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Working with an Audition Pianist

January 3, 2012

Photo courtesy of Missouri State UniversityWhether auditioning for opera or musical theater, it's essential for singers to understand the role of the audition pianist and how they can contribute to an audition. Think of it as a partnership: Both people involved wish to present you in the best possible light. “It’s a collaboration, and we want you to do well,” says Yvonne Wormer, collaborative pianist at Sonoma State University. Here are some tips she offers to help the pianist help you at your next audition.

  • Make it easy: When choosing a song, consider the arrangement. Certain composers are almost impossible to sight-read. If you want to do something difficult — like Sondheim — bring your own pianist to the audition.
  • Stay organized: Music more than three pages long should be taped back-to-back and arranged in a binder like a book. Fewer than three pages should be taped side-to-side, accordion style. Don't use plastic sheet covers, as they can create a blinding glare. Don't bring wrinkled or torn paper. If you must make cuts, mark them in red ink.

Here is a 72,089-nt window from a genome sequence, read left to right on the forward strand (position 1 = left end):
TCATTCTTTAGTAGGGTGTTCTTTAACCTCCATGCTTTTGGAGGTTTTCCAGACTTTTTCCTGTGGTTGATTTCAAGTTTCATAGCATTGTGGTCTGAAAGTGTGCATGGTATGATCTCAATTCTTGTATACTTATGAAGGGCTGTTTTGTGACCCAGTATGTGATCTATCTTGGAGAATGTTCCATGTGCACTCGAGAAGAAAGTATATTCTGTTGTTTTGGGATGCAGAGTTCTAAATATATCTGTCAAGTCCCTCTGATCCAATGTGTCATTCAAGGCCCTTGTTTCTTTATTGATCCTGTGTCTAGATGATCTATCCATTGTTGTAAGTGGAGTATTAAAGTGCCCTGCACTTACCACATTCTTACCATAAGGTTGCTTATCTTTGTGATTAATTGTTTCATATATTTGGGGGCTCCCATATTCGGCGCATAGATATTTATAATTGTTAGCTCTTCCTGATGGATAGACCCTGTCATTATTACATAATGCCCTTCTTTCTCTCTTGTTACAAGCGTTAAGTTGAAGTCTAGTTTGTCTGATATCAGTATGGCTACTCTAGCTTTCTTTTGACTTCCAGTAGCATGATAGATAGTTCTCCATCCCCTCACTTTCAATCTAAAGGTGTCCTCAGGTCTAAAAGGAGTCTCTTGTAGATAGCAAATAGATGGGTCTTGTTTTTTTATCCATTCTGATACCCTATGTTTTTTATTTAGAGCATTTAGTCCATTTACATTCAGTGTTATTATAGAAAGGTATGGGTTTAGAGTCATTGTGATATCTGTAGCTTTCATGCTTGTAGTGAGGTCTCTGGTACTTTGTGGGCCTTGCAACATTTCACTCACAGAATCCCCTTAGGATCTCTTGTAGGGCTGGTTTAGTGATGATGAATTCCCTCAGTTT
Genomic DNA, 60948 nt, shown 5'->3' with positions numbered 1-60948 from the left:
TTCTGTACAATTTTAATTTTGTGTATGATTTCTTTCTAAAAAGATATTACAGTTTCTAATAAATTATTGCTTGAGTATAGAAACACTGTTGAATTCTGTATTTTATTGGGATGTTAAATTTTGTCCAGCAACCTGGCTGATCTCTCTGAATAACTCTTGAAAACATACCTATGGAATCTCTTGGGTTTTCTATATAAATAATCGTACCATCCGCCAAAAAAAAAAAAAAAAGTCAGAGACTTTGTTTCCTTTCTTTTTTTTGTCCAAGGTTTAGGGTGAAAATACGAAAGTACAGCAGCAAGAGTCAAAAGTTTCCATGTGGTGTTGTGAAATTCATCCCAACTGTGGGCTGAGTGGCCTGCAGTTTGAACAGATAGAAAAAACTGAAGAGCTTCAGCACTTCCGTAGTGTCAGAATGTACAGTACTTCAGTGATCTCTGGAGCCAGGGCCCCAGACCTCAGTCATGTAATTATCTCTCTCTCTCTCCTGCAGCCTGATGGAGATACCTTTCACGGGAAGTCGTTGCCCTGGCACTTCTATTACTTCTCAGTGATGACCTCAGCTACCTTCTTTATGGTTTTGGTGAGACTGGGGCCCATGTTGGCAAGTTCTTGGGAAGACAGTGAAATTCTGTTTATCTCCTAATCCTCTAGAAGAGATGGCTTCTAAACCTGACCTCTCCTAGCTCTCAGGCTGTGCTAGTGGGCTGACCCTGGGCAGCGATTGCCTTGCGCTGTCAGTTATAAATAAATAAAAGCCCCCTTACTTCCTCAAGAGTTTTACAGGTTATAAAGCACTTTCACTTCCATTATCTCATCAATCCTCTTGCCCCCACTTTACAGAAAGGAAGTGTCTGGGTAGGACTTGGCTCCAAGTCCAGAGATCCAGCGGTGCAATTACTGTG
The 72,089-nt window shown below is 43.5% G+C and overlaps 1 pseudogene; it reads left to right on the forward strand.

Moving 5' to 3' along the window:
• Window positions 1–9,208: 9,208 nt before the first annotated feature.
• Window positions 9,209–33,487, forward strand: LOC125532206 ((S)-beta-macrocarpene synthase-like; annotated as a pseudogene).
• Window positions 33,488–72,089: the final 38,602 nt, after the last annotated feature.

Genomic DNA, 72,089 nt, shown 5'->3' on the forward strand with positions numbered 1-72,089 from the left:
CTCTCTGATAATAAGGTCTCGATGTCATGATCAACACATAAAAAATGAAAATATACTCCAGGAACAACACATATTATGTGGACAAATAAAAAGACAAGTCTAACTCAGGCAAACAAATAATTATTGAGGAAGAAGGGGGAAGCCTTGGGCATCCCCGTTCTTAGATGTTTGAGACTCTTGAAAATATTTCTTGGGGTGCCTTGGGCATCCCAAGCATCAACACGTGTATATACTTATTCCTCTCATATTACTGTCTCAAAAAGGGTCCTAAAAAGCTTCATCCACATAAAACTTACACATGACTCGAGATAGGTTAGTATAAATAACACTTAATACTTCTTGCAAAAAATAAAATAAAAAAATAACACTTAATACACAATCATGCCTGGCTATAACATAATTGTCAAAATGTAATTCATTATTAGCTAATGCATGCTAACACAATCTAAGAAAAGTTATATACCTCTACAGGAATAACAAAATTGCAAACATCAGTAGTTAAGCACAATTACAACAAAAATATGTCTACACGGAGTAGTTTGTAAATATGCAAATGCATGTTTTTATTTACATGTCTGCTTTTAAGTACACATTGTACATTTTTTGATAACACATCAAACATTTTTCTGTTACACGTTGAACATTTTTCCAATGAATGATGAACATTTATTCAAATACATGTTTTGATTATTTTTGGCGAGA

• Prepare: Make sure you’ve taken your music to a pianist and that they can play it. Be familiar with how the piece sounds. If you’ve been listening to a recording it might not be in the same key as the sheet music, so make sure you have the music in the key you are prepared to sing.
  • Never blame the pianist: Sight-reading is difficult even for the best musicians. Be prepared for mistakes but don't let them derail your performance. Whatever happens, be sure to thank the pianist afterwards as s/he maybe the show's music director or conductor and have significant influence on casting.
  • Choose your tempo: It's crucial that you give the pianist an accurate tempo. To do this, simply sing the first few bars of the piece. Don't ever clap, snap, or conduct at the pianist, as it can be considered rude. Metronome markings are also helpful.

Rehearsal accompanists are some of the most talented, under-appreciated musicians in theater. Many have advanced degrees, studied their entire lives, and are sorely underpaid. Be nice to them and they will help you shine.

Sarah Sloan is a classical singer and voice teacher in the East Bay. You can find her blog at www.sarahsloan.net.